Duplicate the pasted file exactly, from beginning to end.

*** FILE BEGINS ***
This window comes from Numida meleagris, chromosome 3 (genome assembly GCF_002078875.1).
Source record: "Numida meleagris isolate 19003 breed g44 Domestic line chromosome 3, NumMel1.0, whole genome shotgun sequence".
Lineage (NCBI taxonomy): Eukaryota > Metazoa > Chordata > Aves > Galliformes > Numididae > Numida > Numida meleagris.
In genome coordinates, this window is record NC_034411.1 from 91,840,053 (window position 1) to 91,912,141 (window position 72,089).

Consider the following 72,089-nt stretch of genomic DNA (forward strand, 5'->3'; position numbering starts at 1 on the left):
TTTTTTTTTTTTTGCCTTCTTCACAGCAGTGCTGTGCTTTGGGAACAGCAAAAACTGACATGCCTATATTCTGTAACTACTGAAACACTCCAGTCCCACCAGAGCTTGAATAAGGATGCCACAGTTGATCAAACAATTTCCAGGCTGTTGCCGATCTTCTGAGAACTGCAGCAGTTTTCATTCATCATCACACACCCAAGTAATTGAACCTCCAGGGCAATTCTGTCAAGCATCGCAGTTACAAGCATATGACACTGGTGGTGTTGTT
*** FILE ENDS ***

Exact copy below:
This window comes from Numida meleagris, chromosome 3 (genome assembly GCF_002078875.1).
Source record: "Numida meleagris isolate 19003 breed g44 Domestic line chromosome 3, NumMel1.0, whole genome shotgun sequence".
Lineage (NCBI taxonomy): Eukaryota > Metazoa > Chordata > Aves > Galliformes > Numididae > Numida > Numida meleagris.
In genome coordinates, this window is record NC_034411.1 from 91,840,053 (window position 1) to 91,912,141 (window position 72,089).

Consider the following 72,089-nt stretch of genomic DNA (forward strand, 5'->3'; position numbering starts at 1 on the left):
TTTTTTTTTTTTTGCCTTCTTCACAGCAGTGCTGTGCTTTGGGAACAGCAAAAACTGACATGCCTATATTCTGTAACTACTGAAACACTCCAGTCCCACCAGAGCTTGAATAAGGATGCCACAGTTGATCAAACAATTTCCAGGCTGTTGCCGATCTTCTGAGAACTGCAGCAGTTTTCATTCATCATCACACACCCAAGTAATTGAACCTCCAGGGCAATTCTGTCAAGCATCGCAGTTACAAGCATATGACACTGGTGGTGTTGTT